The Friday Checkout is a weekly column providing more insight on the news, rounding up the announcements you may have missed and sharing what’s to come.
We were reminded again this week that the biggest names in retail are chasing after healthcare opportunities at a blistering pace.
Kroger’s healthcare business, Kroger Health, announced plans on Tuesday to participate in clinical studies through its in-store health clinics. The company, which operates more than 200 Little Clinics across the U.S., is currently recruiting participants to help research gut and immune health, beginning in the Toledo, Ohio, area.
On the same day, Amazon debuted a generic drug discount program, furthering its venture into the pharmacy business, while Ahold Delhaize-owned Food Lion said yesterday it’s trialing a “food pharmacy” program with a hospital in Wilmington, North Carolina.
This all comes as Walmart is building out its network of health clinics and as Dollar General prepares to offer healthcare services through its network of what feels like 10 billion stores. As retail expert Scott Galloway said recently: “Healthcare is the ripest industry in the world for disruption.”
Digging deeper, grocers are positioning themselves to capitalize on the growing emphasis that healthcare providers and researchers are placing on diet in preventing and even treating diseases.
Kroger, which drops the phrase “food as medicine” at every opportunity, is ramping up numerous programs and funding research aimed at strengthening the connection between food and health. It offers a nutrition scoring program and has tested placing dietitians inside its pharmacies to counsel shoppers. It has also hosted events at some of its in-store bars aimed at educating shoppers about health and nutrition.
That phrase “food as medicine” carries the promise of consumers relying more on grocers to manage their health as well as their weekly shopping needs, and of boosting the value of the in-store pharmacy — a business that has only gotten tougher over the years. But it belies the complex road ahead of getting medical science, insurance companies and business incentives all aligned.
Still, as grocers invest more in digital technologies, loyalty programs, data and product assortment — and all the ways to tie them together — it’s not hard to imagine healthcare becoming another pillar in their evolving ecosystems.
In case you missed it
In-store advertising firms combine
In another sign of the growing prominence of in-store advertising, in-store retail media network Grocery TV announced this week it has acquired Mediaworks Advertising Solutions, which provides sanitizing dispensers that have 32-inch advertising displays attached to them.
The move is part of Grocery TV’s push to offer ad displays throughout the store, according to a company press release, which did not disclose a price tag for the deal. The sanitizer displays will appear at store entrances, and joins other Grocery TV displays that appear at checkouts and in service departments, pharmacies and center store aisles.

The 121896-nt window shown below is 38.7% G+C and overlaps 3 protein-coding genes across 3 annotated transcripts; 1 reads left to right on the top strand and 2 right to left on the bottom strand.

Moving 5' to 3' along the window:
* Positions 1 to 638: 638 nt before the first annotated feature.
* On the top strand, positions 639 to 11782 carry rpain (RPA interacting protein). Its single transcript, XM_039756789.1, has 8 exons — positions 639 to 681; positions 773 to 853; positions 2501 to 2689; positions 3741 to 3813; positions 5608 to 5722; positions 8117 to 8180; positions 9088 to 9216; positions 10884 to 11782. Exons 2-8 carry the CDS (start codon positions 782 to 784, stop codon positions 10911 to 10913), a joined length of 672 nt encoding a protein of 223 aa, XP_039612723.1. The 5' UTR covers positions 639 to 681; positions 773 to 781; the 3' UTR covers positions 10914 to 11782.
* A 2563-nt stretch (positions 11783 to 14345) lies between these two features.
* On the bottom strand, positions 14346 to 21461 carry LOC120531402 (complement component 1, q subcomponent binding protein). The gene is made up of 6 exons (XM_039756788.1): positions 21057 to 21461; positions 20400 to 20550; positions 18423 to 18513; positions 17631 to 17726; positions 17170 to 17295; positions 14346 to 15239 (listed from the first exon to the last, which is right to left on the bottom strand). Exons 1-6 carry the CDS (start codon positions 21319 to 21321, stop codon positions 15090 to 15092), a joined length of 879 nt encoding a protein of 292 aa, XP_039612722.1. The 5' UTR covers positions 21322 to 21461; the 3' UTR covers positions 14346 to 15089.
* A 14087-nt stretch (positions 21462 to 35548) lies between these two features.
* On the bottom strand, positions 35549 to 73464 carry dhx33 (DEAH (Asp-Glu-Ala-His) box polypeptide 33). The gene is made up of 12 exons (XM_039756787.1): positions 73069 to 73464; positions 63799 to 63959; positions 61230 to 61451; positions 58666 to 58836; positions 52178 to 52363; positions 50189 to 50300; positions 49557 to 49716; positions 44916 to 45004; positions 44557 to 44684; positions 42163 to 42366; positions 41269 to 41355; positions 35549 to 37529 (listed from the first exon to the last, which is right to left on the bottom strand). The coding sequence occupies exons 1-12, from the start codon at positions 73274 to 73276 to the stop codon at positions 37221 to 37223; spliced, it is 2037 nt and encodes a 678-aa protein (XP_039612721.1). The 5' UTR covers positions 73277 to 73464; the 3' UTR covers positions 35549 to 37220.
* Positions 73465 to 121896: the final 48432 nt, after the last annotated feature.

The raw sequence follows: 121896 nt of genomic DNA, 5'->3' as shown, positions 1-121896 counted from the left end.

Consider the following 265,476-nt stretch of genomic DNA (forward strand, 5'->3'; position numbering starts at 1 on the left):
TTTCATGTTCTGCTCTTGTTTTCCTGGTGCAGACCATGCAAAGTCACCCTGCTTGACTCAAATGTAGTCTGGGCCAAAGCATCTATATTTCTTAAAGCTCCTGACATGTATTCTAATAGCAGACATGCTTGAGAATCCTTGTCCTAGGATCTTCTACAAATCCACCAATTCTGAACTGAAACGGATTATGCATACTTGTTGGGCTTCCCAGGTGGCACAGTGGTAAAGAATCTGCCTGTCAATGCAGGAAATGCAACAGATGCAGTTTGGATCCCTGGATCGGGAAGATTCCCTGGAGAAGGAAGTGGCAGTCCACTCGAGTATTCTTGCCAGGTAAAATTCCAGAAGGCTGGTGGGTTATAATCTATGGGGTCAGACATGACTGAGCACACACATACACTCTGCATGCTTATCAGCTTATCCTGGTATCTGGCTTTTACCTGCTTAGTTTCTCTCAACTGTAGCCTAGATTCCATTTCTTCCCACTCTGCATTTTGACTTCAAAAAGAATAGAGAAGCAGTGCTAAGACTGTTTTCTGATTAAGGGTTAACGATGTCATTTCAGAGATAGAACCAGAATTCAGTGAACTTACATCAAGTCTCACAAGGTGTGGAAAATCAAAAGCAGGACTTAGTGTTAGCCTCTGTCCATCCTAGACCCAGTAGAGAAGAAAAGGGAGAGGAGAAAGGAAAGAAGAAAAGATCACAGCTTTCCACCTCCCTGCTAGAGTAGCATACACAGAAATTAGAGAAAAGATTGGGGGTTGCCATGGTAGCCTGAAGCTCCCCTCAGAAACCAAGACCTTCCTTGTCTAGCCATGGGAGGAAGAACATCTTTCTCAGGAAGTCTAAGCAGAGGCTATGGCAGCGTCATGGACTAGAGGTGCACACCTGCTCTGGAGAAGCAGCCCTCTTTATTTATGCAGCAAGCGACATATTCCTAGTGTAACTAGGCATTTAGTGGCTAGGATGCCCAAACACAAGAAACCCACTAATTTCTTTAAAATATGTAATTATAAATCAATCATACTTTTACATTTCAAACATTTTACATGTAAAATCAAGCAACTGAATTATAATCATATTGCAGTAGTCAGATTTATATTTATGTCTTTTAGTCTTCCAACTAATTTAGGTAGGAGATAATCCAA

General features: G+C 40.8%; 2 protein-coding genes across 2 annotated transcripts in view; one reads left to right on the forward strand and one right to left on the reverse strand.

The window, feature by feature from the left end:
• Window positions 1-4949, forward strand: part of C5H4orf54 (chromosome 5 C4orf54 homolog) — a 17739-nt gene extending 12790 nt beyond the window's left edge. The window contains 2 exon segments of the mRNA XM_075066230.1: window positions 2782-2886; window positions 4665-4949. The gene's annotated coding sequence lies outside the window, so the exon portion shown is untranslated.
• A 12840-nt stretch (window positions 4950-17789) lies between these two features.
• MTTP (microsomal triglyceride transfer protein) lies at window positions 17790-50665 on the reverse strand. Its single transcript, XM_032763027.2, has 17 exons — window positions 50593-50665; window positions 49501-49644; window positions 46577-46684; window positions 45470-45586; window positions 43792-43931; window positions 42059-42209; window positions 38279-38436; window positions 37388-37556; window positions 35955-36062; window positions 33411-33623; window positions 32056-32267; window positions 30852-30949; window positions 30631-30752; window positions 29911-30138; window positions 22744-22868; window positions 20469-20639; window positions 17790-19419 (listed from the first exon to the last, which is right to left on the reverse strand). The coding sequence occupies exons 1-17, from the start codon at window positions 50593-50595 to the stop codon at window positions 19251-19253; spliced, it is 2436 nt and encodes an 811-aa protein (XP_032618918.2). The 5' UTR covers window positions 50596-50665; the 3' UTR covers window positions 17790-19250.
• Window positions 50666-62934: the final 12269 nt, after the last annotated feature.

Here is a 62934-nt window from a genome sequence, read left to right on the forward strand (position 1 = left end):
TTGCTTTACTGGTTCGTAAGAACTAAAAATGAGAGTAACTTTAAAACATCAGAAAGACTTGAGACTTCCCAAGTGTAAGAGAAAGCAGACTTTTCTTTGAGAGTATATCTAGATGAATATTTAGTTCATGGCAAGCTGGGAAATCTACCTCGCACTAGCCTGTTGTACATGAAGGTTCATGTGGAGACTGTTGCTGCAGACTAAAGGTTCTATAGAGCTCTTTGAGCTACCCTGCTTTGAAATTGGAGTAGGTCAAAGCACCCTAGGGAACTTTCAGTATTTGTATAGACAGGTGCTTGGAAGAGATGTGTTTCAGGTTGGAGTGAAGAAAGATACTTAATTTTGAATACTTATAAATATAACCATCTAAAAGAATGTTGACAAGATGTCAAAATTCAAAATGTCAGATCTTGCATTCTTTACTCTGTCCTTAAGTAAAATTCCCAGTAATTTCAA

Medianetworks’ President Brian Swanson will be joining Grocery TV to supervise the partnership’s expansion and expand Grocery TV’s retail network, the announcement noted.
Aldi’s victory lap
Aldi really likes thumbing its nose at established grocers, as highlighted by a publicity stunt it recently pulled in the U.K.
After being ranked Britain’s cheapest grocer for the second year in a row by consumer research organization Which?, the discounter celebrated by offering free bus rides to shoppers from three rival grocery stores — Tesco, Sainsbury’s and Asda — in Aylesbury, Buckinghamshire, to its own nearby store, according to an Aldi blog post.
The grocer placed bus stops outside the grocery competitors' stores where shoppers were then met with an Aldi-branded Routemaster bus to be directly transported to the Aldi store.
Addie’s opens its first pickup-only grocery store
Pickup-only stores are having a bit of a moment right now.
Addie’s, a drive-up grocery startup, debuted its first retail location in Norwood, Massachusetts, this week, according to a Thursday press release.
The 22,000-square-foot store was designed only for stocking, storing and bagging items, allowing shoppers to purchase their groceries via Addie’s app or website and select a pickup time.
The grocer received $10.1 million in seed funding led by the Disruptive Innovation Fund, part of Clay Christensen’s Rose Park Advisors investment firm, in order to launch its first location, per the announcement.
Startups like Opie, JackBe and Fresh Street have opened pickup-only stores in the wake of the pandemic. But the return of in-store shopping in recent months threatens to keep the format grounded for the time being.
Number of the week: $14
That’s the minimum hourly pay Walmart will provide to workers, starting next month. The retailer’s higher minimum wage will push average wages for about 340,000 Walmart store workers to more than $17.50 per hour, according to the company.
Even with the increase, however, hourly compensation at Walmart will still be below the minimum pay offered by other large retailers. For example, Amazon, Costco and Target all provide a base wage of at least $15 per hour, Reuters noted.
Jobs report due
The U.S. Bureau of Labor Statistics is scheduled to report employment statistics for January next Friday. The numbers will shed light on whether grocers have been able to sustain the robust pace of job creation they recorded during the final weeks of 2022.